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  Table of Contents  
Year : 2013  |  Volume : 31  |  Issue : 1  |  Page : 98-99

Occupational exposure to Human Immunodeficiency Virus infection: A case missed is a life lost

Department of Microbiology, IGMC, Shimla, India

Date of Submission01-Apr-2012
Date of Acceptance12-Aug-2012
Date of Web Publication15-Mar-2013

Correspondence Address:
S A Ganju
Department of Microbiology, IGMC, Shimla
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Source of Support: None, Conflict of Interest: None

DOI: 10.4103/0255-0857.108760

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How to cite this article:
Ganju S A, Bhagra S, Guleria R C, Sharma V, Kanga A K. Occupational exposure to Human Immunodeficiency Virus infection: A case missed is a life lost. Indian J Med Microbiol 2013;31:98-9

How to cite this URL:
Ganju S A, Bhagra S, Guleria R C, Sharma V, Kanga A K. Occupational exposure to Human Immunodeficiency Virus infection: A case missed is a life lost. Indian J Med Microbiol [serial online] 2013 [cited 2021 Jan 26];31:98-9. Available from:

Dear Editor,

World Health Organisation estimates that the global burden of disease from occupational exposure among Health Care Worker [HCW] s to be 40% of hepatitis B and C infections and 2.5% of HIV infection. [1] Worldwide there are more than 60 million non-institutional births each year with a vast majority being attended by Traditional Birth Attendants [TBA]s. [2] TBAs have deficient knowledge regarding modes of Human Immunodeficiency Virus (HIV) transmission and may not be able to protect themselves and others from HIV. [3] This report (i) probably documents the first case of occupationally acquired HIV infection in a TBA and (ii) highlights the importance of consistent use of universal work precautions [UWP].

A 66 year-old woman, working as a TBA for the past 35 years, was admitted to a tertiary care hospital with complaints of high-grade fever, headache and altered behaviour for the last 2 days. Her medical history showed that she had taken complete anti-tubercular treatment under directly observed treatment short course for sputum-positive pulmonary tuberculosis one year back. She had undergone a computed tomography scan head for complaints of frequent headaches in which no abnormal finding was detected. There was no history of blood transfusion or major surgery in the past. No history of high-risk behaviour could be elicited. The clinical and laboratory profiles are shown in [Table 1]. She was diagnosed as a case of HIV/AIDS with cryptococcal meningitis. Treatment with amphotericin B one mg/kg/day IV was started with the plan to start antiretroviral therapy, but the patient died after 2 days.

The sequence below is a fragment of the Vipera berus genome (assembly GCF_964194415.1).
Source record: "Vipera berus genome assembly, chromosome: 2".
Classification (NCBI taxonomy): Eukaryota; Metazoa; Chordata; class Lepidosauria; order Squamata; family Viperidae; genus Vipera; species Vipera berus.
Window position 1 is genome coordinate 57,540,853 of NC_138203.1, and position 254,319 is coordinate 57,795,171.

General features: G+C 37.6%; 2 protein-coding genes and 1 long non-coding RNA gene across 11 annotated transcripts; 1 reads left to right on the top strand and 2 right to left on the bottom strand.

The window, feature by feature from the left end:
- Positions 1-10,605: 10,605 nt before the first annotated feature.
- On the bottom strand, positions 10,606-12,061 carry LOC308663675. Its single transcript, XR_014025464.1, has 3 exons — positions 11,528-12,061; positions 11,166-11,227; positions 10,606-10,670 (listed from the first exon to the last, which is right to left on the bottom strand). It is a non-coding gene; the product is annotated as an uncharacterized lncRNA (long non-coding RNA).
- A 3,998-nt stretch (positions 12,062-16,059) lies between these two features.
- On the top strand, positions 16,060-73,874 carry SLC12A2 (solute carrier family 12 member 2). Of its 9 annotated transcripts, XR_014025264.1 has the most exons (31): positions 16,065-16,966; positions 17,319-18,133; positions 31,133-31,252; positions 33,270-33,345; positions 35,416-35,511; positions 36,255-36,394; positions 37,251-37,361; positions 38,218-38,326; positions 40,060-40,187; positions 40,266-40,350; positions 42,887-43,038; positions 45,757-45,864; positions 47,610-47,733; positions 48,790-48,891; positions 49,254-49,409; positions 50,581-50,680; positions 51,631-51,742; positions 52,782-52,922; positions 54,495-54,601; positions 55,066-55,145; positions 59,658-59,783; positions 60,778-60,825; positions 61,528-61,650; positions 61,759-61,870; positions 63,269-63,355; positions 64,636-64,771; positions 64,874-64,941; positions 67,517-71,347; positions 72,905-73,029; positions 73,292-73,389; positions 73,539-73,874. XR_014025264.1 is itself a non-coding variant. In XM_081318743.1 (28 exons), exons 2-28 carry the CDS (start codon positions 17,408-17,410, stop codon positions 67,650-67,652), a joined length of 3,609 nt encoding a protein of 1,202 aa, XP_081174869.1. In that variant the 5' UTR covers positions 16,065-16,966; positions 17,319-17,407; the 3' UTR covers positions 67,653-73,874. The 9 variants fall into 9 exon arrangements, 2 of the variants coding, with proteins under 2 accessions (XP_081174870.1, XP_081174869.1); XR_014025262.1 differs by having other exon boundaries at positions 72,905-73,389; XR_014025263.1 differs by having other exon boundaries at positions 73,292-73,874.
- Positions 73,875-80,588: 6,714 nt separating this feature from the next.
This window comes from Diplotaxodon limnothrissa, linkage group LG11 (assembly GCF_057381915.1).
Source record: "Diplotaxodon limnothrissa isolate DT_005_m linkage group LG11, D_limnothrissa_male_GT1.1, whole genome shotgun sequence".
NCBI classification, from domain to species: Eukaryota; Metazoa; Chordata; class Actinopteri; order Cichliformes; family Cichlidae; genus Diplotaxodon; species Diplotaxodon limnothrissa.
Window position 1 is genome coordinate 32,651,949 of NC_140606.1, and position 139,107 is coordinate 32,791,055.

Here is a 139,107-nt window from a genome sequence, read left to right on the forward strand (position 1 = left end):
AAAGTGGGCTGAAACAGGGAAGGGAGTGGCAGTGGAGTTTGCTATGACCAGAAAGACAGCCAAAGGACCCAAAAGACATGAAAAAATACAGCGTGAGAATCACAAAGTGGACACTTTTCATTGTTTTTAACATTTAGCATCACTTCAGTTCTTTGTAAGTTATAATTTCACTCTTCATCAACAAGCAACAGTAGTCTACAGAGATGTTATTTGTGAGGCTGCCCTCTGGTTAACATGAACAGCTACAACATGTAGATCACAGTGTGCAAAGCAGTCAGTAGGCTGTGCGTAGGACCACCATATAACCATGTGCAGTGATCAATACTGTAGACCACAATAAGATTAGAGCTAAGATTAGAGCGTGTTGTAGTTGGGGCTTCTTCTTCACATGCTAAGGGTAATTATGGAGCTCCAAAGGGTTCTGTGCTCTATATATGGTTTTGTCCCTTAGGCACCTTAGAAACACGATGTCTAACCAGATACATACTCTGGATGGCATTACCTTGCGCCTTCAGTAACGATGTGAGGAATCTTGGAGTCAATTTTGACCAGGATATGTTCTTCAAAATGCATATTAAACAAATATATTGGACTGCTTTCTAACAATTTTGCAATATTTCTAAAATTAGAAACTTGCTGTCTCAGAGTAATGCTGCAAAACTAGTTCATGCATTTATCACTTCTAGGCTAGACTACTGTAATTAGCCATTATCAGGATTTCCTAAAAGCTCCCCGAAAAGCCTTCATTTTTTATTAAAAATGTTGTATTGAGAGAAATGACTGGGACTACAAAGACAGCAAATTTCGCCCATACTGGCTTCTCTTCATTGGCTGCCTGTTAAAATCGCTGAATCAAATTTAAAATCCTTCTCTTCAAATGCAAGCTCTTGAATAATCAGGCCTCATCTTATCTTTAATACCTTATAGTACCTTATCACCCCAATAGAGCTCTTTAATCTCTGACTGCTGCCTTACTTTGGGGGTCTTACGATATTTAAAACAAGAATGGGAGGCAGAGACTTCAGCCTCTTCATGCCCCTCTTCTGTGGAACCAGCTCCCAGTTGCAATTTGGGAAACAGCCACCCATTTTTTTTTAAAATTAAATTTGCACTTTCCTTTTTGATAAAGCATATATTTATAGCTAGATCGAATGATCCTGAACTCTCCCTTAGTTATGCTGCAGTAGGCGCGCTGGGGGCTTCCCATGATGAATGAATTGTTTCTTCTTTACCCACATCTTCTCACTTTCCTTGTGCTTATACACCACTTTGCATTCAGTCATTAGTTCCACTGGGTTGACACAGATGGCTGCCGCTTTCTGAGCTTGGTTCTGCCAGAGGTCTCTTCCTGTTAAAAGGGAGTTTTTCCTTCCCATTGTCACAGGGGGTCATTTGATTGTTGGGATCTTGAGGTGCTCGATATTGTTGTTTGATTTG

Table 1: Clinical and laboratory profi les

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In India and our state, assistance during deliveries at home has been reported in 30.9% and 27.8% of live births, respectively, by untrained functionaries. [4] Neglect of UWPs can put patients and the TBAs at risk of contracting HIV. [1] In this case, it appears that the TBA had several exposures to blood and amniotic fluid and could have acquired infection, through non-intact skin. [5] Thus, adequate training and unfailing practice of UWP could have prevented exposure to HIV.

 ~ References Top

1.Wilburn SQ, Eijkemans G. Preventing needlestick injuries among healthcare workers: A WHO-ICN collaboration. Int J Occup Environ Health 2004;10:451-6.  Back to cited text no. 1
2.World Health Organization. Traditional birth attendants: A joint WHO/UNICEF/UNFPA statement. Geneva: World Health Organization; 1992.  Back to cited text no. 2
3.Madhivanan P, Kumar BN, Adamson P, Krupp K. Traditional birth attendants lack basic information on HIV and safe delivery practices in rural Mysore, India. BMC Public Health 2010;10:570.  Back to cited text no. 3
4.Health and Family Welfare Department. Himachal Pradesh. Health at a Glance. Himachal Pradesh 2010;1-8.  Back to cited text no. 4
5.Beltrami EM, Kozak A, Williams IT, Saekhou AM, Kalish ML, Nainan OV, et al. Transmission of HIV and hepatitis C virus from a nursing home patient to a health care worker. Am J Infect Control 2003;31:168-75.  Back to cited text no. 5


  [Table 1]


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